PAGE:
Rollie Fingers, famous for his waxed handlebar moustache, is regarded as the pioneer of modern relief pitching. During his 17-year baseball career, Rollie pitched for the Oakland Athletics (1968–76), San Diego Padres (1977–80) and Milwaukee Brewers (1981–85).
Because Fingers was inconsistent as a starter, the A’s quickly moved Fingers to the bull pen and eventually to his role as a closer. There he excelled quickly and frequently in his new role. Relying on a sharp slider, Rollie went on to notch 341 career saves.
Rollie was a member of the Oakland A’s teams that accomplished the first modern-day “three-peat”, winning the World Series in 1972, 1973 and 1974. In 1974, he won the World Series MVP Award after earning two saves and one win.
Rollie has appeared in 16 World Series games and won both the American League MVP and Cy Young Award with the Brewers in 1981. In 1992 he was inducted into the Baseball Hall of Fame.
The Famous Moustache
In addition to his pitching ability, Rollie is also famous for his waxed handlebar moustache which he originally grew to get a $300 bonus from Athletics owner Charles O. Finley.
On the first day of spring training for the 1972 season, Reggie Jackson showed up with a beard. In protest, Fingers and a few other players started going without shaving to force Jackson to shave off his beard in the belief that management would also want Jackson to shave. Instead, Finley, ever the showman who would do anything to sell tickets, offered prize-money to the player who could best grow and maintain their facial hair until Opening Day on April 15 against Minnesota. Fingers went all-out for the monetary incentive offered by Finley and patterned his moustache after the images of the players of the late 19th century. Taking it even further, Finley came up with “Moustache Day” at the ballpark, where any fan with a moustache could get in free.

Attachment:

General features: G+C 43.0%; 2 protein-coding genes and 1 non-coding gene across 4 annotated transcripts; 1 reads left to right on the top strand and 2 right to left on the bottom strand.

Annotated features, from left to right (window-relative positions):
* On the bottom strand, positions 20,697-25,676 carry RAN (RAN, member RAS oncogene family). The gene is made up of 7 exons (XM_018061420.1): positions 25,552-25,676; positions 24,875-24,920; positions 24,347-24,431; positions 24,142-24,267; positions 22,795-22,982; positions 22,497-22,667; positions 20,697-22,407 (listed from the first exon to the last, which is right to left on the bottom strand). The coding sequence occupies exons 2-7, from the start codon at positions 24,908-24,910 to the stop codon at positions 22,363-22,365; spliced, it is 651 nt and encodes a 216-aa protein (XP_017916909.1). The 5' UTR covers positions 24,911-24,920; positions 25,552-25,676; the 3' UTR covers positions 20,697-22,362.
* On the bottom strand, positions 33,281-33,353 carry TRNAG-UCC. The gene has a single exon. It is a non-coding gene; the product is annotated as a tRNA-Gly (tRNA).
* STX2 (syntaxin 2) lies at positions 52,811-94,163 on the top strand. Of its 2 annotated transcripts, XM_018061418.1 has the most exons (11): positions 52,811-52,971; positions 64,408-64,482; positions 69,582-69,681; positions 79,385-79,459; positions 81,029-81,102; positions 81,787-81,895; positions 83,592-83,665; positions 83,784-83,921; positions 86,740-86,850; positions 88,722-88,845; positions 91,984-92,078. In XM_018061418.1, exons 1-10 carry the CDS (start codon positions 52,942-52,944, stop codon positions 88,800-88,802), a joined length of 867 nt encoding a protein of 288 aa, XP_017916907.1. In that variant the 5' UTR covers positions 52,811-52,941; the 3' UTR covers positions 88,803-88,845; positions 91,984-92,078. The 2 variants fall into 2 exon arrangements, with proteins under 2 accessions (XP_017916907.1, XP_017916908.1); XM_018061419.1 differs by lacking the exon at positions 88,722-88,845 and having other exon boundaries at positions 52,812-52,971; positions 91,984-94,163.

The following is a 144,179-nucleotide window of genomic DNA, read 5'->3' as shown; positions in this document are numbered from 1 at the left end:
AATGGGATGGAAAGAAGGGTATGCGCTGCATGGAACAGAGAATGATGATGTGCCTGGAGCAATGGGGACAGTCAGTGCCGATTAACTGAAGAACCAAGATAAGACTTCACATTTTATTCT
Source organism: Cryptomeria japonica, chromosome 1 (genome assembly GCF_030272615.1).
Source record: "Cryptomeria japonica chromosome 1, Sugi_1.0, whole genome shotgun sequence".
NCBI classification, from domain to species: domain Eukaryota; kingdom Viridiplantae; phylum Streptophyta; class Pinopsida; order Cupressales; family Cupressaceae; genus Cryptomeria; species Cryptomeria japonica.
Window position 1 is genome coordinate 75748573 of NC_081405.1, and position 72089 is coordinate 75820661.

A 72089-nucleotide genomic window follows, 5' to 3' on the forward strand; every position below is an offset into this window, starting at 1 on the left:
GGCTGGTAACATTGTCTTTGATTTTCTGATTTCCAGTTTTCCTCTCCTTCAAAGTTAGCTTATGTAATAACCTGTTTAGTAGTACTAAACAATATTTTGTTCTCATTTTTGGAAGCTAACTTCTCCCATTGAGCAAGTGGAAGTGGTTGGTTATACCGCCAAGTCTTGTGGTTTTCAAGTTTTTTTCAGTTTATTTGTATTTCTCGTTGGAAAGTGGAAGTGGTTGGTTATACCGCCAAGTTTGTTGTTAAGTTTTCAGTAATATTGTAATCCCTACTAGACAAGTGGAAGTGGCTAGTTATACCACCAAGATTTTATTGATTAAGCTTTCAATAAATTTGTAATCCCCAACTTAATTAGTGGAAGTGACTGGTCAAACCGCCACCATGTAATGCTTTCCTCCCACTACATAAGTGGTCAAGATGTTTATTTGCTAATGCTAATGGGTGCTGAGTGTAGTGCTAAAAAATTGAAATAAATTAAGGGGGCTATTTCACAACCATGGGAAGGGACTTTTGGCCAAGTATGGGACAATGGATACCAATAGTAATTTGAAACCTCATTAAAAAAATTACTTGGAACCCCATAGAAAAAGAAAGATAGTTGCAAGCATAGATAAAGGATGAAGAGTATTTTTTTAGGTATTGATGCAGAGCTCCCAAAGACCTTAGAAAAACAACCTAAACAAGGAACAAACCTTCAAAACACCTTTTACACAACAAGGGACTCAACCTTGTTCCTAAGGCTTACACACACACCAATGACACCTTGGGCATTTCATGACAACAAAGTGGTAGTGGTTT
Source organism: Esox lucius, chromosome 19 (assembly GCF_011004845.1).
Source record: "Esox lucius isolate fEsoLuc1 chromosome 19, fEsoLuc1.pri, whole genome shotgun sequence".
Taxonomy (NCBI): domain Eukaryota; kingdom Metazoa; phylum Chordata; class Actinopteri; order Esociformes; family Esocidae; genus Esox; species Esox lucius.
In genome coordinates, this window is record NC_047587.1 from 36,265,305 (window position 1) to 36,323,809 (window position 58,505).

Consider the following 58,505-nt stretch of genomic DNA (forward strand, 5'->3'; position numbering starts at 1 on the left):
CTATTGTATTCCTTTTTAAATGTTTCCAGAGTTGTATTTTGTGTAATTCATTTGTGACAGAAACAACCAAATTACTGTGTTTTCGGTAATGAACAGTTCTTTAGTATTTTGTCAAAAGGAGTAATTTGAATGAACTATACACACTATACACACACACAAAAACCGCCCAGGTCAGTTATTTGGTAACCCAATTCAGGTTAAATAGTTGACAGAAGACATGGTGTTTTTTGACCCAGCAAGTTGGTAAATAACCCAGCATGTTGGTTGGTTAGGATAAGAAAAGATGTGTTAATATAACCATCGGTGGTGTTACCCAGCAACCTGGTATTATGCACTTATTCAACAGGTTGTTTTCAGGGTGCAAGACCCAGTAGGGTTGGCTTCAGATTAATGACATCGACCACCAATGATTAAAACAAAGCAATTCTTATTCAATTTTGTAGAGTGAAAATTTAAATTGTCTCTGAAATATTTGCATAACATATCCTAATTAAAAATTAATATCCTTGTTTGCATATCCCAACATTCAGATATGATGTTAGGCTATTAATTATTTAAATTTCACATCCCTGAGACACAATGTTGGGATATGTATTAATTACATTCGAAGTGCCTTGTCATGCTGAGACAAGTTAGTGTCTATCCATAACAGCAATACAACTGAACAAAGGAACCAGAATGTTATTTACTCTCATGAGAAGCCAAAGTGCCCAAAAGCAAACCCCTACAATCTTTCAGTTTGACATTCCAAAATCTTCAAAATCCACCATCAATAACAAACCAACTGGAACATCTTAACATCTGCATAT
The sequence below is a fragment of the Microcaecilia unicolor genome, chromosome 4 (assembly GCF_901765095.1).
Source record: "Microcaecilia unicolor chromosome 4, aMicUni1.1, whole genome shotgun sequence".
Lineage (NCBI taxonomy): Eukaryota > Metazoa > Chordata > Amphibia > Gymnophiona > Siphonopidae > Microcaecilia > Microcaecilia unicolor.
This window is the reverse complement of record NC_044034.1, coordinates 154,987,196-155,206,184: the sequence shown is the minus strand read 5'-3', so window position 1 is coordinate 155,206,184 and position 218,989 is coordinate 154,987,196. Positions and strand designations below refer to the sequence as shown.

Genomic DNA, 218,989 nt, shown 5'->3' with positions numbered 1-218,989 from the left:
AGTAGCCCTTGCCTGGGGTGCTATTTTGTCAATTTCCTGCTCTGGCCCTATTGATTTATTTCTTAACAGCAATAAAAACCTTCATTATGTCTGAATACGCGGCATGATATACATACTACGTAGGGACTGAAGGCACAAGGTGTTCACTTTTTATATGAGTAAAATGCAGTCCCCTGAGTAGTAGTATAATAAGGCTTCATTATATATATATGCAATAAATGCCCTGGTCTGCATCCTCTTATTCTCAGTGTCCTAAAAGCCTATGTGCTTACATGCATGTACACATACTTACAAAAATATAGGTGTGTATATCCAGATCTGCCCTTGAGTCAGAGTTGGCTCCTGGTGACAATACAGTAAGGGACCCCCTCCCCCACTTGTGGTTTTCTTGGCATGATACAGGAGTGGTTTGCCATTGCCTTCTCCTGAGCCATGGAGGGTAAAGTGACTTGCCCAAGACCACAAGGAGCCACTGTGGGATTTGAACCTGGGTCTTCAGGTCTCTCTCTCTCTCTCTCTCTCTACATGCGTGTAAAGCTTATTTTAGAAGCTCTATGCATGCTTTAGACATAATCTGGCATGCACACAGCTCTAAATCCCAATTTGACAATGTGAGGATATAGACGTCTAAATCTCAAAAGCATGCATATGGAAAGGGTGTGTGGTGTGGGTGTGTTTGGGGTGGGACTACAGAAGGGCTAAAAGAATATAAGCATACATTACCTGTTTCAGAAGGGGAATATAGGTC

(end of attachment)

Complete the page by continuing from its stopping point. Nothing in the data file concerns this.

Catfish Hunter and Ken Holtzman also went for the bonus, but Rollie, with his Snidely Whiplash, took the prize. The players would become known as the “Moustache Gang”.
Although most former A’s players shaved their handlebar moustaches after the team traded most of their players in 1975–76, Rollie maintained his after signing with the San Diego Padres and still has the moustache today.